Seasonal Patterns of Denitrification and N2O Production in a Southern New England Salt Marsh

Abstract

Denitrification removes reactive nitrogen (N) from ecosystems by transforming nitrate (NO3) to dinitrogen (N2) gas. Incomplete denitrification produces nitrous oxide (N2O), a potent greenhouse gas. In salt marshes, denitrification, N2O production, and N2O yield (the fraction of denitrification that produces N2O) have implications for N load reduction and greenhouse gas emissions. We collected soil cores from three salt marsh zones (low marsh, high marsh, and invasive Phragmites australis) on five sampling dates that spanned the growing season (May through October) to quantify seasonal patterns of potential denitrification, N2O production, and N2O yield. Potential denitrification peaked at the beginning and end of the growing season, with rates several times higher in May and October than in June, but we found no significant differences among salt marsh zones. In contrast, seasonal patterns of potential N2O production depended on marsh zone; N2O production was aseasonal in high marsh and P. australis zones, but in the low marsh, N2O production was lower in July compared to all other months sampled. In this salt marsh, seasonal variation of potential denitrification and N2O production was greater than spatial variation over the marsh zones, highlighting the importance of understanding temporal patterns of salt marsh N cycling.

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Data Availability

The datasets generated during this study are included in this published article (and its supplementary information files) or available at https://github.com/lekoenig/Granville_denitrification.git.

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Acknowledgements

This work was supported by the Long Island Sound Study (EPA, Grant no. R/CMB-42-CTNY funded under award LI96172701) and by the Connecticut Institute for Resilience and Climate Adaptation’s (CIRCA) Matching Funds Program to BAL, AMH, and CSE; the University of Connecticut Summer Undergraduate Research Fund to KEG; and the Connecticut Association of Wetland Scientists Michael Lefor PhD grant to KEG. The statements, findings, conclusions, views and recommendations are those of the authors and do not necessarily reflect the views of any of those organizations. We thank Aidan Barry, Katherine Bell, Alaina Bisson, Olivia Johnson, and Fiona Lui for their assistance with fieldwork and laboratory analyses. We thank two anonymous reviewers for feedback that improved the manuscript. The datasets generated during this study are included in this published article (and its supplementary information files) or available at https://github.com/lekoenig/Granville_denitrification.git.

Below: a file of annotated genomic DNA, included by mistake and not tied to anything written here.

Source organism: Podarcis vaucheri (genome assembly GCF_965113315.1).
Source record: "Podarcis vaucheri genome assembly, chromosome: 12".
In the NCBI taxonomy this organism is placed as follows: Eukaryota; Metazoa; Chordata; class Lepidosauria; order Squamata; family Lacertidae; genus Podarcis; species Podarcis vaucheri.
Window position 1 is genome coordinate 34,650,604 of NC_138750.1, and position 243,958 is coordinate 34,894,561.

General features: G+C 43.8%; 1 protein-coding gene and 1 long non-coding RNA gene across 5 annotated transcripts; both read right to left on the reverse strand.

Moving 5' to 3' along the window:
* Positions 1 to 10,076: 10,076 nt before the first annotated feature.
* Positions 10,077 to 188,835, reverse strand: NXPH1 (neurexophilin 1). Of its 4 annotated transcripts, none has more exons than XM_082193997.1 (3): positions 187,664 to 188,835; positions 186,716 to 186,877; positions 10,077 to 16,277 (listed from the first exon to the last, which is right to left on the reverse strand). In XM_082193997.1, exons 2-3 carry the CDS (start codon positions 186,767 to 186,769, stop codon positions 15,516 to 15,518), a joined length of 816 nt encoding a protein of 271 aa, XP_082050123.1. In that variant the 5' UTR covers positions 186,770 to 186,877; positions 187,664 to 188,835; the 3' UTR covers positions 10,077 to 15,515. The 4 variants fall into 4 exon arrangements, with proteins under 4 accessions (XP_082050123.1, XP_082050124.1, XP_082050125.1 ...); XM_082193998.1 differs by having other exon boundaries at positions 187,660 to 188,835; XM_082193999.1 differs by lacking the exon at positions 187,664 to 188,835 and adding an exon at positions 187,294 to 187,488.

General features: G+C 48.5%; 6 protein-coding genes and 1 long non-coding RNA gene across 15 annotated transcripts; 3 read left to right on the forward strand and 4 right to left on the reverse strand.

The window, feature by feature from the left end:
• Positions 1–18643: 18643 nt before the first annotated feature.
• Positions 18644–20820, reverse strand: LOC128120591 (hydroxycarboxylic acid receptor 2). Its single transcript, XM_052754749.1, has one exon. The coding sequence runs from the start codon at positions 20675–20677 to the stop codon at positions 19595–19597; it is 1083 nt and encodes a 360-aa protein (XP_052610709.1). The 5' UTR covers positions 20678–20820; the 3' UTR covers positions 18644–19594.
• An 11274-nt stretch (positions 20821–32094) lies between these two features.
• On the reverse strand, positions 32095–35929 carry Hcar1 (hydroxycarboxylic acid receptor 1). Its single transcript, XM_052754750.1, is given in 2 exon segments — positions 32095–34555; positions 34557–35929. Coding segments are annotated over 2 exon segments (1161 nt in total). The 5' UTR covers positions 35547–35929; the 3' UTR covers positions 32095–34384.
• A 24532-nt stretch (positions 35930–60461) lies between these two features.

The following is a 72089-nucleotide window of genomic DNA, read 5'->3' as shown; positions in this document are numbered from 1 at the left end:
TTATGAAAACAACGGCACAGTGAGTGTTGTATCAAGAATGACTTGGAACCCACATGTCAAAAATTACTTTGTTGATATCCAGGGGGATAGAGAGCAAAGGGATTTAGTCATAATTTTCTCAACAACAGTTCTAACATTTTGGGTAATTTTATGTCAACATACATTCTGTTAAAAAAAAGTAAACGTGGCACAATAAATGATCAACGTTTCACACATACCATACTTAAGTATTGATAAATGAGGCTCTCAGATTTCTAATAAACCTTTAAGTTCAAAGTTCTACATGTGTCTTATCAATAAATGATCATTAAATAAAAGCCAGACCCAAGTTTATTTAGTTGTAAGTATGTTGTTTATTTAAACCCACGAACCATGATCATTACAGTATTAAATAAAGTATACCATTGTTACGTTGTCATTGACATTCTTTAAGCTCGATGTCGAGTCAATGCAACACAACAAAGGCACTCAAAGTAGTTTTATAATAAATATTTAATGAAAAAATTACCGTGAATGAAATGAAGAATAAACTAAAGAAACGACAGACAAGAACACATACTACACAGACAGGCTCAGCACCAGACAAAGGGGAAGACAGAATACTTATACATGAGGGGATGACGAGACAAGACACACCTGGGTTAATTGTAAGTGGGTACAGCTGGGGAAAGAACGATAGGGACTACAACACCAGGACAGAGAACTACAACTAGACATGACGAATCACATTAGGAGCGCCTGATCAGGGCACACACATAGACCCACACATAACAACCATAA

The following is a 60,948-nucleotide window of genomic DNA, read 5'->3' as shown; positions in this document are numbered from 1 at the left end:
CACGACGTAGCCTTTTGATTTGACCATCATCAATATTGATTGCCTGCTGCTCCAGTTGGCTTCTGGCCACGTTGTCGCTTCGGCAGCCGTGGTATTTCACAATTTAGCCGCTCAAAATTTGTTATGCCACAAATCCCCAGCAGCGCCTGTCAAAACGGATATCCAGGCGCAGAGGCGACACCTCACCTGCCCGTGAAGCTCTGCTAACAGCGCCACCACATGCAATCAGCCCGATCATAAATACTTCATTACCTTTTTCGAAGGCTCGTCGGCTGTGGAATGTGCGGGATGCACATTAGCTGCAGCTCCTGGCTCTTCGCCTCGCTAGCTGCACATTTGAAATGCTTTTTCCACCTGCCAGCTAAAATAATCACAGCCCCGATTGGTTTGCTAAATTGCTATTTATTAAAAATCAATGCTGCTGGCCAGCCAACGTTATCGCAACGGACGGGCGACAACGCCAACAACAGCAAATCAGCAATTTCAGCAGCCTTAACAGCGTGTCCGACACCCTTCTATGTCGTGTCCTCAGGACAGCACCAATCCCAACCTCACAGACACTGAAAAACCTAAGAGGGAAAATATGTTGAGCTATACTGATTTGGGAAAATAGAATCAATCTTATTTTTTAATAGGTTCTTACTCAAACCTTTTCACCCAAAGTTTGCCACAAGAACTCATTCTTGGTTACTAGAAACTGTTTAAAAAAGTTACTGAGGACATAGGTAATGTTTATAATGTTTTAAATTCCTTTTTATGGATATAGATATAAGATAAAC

Funding

This work was supported by the Long Island Sound Study (EPA, Grant no. R/CMB-42-CTNY funded under award LI96172701) and by the Connecticut Institute for Resilience and Climate Adaptation’s (CIRCA) Matching Funds Program to BAL, AMH, and CSE; the University of Connecticut Summer Undergraduate Research Fund to KEG; and the Connecticut Association of Wetland Scientists Michael Lefor PhD grant to KEG.

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BAL, CSE, and AMH conceived of the research idea; KEG, SKO, and AMH designed the research; KEG and SKO conducted the research; KEG, LEK, and AMH analyzed the data and drafted the manuscript; all authors discussed the results, provided critical feedback, and edited the manuscript.

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Correspondence to Ashley M. Helton.

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Granville, K.E., Ooi, S.K., Koenig, L.E. et al. Seasonal Patterns of Denitrification and N2O Production in a Southern New England Salt Marsh. Wetlands 41, 7 (2021). https://doi.org/10.1007/s13157-021-01393-x

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Keywords

  • Denitrification
  • Nitrous oxide
  • Phragmites australis
  • Salt marsh
  • Seasonality
  • Spartina